"Jerks are everywhere." That's what Robert Sutton, professor of organizational behavior at Stanford Graduate School of Business and a bona fide international "jerk" expert, had to say in a recent interview to promote his new book, The Asshole Survival Guide: How to Deal With People Who Treat You Like Dirt.

In the interview with Stanford Business Insights, Sutton offers up these strategies for dealing with brutes and bullies in the workplace.

1. Move to a different part of the organization.

Before you quit, Sutton states that "moving from one organization to another is not as smart as moving to a different part of the organization you're in."

He adds, "When you stay in your own organization, you often have more information about where you're going than if you go to an outside organization."

He cites Salesforce.com as a great example. Every few months, their employees (many of them engineers) do a musical-chair act by attending their own job fairs to be recruited by other departments, or to openly discuss switching teams. The goal, says Sutton, "is to make it as easy to switch within the company as it is to leave the company."

2. Distance yourself about 100 feet away from the toxic person.

If you find yourself in the challenging position of not having the freedom to leave a company or transfer to another part of the company, avoid the jerk like you would a toxic substance as much as possible.

Sutton cites research that shows if you're more than about 100 feet away from somebody, "they might as well be in another country." If you're within 25 feet of a toxic person, Sutton says "the chances that you're going to become toxic go up--and the chances that you're going to get fired go up as well."

3. Use a mind trick, like pretending that you study "a-hole-ism."

Let's say you work in close proximity to a toxic jerk. In order to protect your soul and minimize damage, a simple mind trick like pretending you're a doctor or expert studying the behaviors of your toxic colleagues will aid in making a toxic situation less upsetting, even when you can't control the situation.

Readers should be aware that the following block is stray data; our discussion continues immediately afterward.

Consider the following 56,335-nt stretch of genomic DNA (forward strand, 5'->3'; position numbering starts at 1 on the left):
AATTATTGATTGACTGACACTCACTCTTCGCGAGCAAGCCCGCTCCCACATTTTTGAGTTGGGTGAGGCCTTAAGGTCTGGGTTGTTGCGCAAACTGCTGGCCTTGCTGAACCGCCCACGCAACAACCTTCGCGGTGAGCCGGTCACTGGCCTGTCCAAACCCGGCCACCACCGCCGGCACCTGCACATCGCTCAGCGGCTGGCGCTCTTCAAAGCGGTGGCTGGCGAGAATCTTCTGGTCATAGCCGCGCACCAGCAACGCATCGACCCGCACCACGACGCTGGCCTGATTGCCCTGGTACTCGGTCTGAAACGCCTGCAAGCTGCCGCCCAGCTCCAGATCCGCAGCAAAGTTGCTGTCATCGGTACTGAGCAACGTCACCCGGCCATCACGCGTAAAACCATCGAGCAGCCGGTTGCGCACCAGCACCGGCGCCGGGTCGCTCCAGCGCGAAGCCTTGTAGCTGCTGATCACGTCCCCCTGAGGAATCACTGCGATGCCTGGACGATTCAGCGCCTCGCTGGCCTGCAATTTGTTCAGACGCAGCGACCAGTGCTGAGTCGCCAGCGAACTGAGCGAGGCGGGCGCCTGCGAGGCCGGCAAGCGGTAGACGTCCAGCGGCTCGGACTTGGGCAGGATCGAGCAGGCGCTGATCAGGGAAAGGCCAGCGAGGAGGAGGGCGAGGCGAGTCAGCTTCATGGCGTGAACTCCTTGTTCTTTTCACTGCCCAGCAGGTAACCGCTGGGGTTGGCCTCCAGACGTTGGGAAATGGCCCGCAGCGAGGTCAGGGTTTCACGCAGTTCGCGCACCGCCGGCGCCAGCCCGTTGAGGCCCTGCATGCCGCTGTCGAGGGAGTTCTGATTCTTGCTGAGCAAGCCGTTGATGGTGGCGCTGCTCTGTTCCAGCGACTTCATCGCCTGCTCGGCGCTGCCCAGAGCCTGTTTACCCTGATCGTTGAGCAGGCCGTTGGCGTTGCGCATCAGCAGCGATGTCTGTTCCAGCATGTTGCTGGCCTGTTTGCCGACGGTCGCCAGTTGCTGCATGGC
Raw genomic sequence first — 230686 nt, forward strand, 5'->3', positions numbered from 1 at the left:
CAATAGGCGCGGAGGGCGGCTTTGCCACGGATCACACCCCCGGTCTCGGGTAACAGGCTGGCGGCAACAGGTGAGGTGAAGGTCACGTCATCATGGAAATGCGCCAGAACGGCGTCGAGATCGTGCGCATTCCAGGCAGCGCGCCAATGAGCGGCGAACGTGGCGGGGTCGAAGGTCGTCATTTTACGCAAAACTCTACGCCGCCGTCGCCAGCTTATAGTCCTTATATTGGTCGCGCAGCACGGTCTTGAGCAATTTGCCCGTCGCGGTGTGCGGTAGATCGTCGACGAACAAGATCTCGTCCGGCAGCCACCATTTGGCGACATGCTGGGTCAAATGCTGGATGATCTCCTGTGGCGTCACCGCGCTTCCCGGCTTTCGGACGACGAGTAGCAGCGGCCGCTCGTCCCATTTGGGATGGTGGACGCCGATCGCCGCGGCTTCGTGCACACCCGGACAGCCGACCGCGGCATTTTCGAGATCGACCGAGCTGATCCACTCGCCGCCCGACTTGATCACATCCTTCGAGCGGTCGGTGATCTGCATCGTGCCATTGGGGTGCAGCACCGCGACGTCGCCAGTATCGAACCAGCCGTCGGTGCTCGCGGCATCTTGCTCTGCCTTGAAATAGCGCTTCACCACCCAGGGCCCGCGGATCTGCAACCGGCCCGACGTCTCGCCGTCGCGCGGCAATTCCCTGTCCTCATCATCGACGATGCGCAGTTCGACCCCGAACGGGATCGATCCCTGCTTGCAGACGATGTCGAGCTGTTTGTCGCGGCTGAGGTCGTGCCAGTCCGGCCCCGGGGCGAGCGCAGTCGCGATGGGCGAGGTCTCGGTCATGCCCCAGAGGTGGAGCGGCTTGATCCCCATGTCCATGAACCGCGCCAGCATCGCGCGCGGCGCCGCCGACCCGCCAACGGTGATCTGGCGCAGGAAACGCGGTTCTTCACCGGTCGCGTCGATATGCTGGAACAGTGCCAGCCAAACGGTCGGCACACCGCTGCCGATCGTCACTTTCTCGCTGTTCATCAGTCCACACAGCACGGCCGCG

Here's Sutton: "My favorite is a guy at Stanford who pretends that he's a doctor who studies 'a-hole-ism.' When he sees these people in meetings, he pretends that it's a privilege to be able to see such a rare specimen. It's a sort of detachment--pretending you're a doctor, just observing."

4. Watch how job candidates treat the people who work for your company.

To minimize the risk of hiring toxic jerks, Sutton advises putting a few things into play:

  • Give potential jerks a job sample test.
  • Have job candidates participate in a work project or two and see how the work and people dynamics play out. Jerks may show their true colors in real-life "job auditions."
  • During the interview process, watch for uncivil clues of how a potential boss or colleague treats you and other people. If they don't listen, are rude, impatient, or keep interrupting, "that's a reasonable diagnostic sign," says Sutton.
  • If you're the job candidate, talk to the people who work there, especially those who report to an immediate boss you'd be working under, as well as team members assigned to work with you in your future role.

5. Tack on an "asshole tax" to your nightmare clients.

If faced with a lucrative client as the source of your headaches, and they treat your employees like dirt, Sutton advises starting off with a conversation between the client and a senior partner in order "to cool that individual down, to caution them to treat people with more respect."

If that doesn't work and you're left with no other option, and the business can't survive without that hostile client, Sutton says that many in the professional services industry are adding an "asshole tax," a sort of eye-for-any-eye approach of leveling the playing field. The nastier a client, says Sutton, the more money they pay for goods and services, and the worse the service they receive for their troubles.

6. When everything else fails, fight back.

Your last resort is to fight back, but make sure proper precautions and a lot of thought goes into your plan of attack. Sutton says, "Your chance of winning [goes] up when you understand the power structure and dynamics, document the bullying, and gain allies."

On a parting note, Sutton warns readers that, on average, the more well-educated, wealthy, and prestigious people are, the worse they'll be.